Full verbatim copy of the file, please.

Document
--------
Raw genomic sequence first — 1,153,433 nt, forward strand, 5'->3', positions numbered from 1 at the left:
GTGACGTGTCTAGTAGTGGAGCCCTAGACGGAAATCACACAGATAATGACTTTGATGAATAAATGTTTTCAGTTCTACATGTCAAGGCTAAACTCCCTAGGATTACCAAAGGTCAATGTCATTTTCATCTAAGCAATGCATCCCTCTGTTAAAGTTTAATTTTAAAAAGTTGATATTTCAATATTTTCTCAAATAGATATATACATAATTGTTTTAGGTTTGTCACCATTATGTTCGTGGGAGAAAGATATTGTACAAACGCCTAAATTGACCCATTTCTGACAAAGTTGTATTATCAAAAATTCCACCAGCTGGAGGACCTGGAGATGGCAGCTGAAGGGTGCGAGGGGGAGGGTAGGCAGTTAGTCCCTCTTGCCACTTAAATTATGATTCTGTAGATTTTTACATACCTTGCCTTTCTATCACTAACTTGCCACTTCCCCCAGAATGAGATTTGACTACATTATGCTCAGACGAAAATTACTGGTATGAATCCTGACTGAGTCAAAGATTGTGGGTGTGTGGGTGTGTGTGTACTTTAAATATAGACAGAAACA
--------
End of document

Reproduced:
Raw genomic sequence first — 1,153,433 nt, forward strand, 5'->3', positions numbered from 1 at the left:
GTGACGTGTCTAGTAGTGGAGCCCTAGACGGAAATCACACAGATAATGACTTTGATGAATAAATGTTTTCAGTTCTACATGTCAAGGCTAAACTCCCTAGGATTACCAAAGGTCAATGTCATTTTCATCTAAGCAATGCATCCCTCTGTTAAAGTTTAATTTTAAAAAGTTGATATTTCAATATTTTCTCAAATAGATATATACATAATTGTTTTAGGTTTGTCACCATTATGTTCGTGGGAGAAAGATATTGTACAAACGCCTAAATTGACCCATTTCTGACAAAGTTGTATTATCAAAAATTCCACCAGCTGGAGGACCTGGAGATGGCAGCTGAAGGGTGCGAGGGGGAGGGTAGGCAGTTAGTCCCTCTTGCCACTTAAATTATGATTCTGTAGATTTTTACATACCTTGCCTTTCTATCACTAACTTGCCACTTCCCCCAGAATGAGATTTGACTACATTATGCTCAGACGAAAATTACTGGTATGAATCCTGACTGAGTCAAAGATTGTGGGTGTGTGGGTGTGTGTGTACTTTAAATATAGACAGAAACA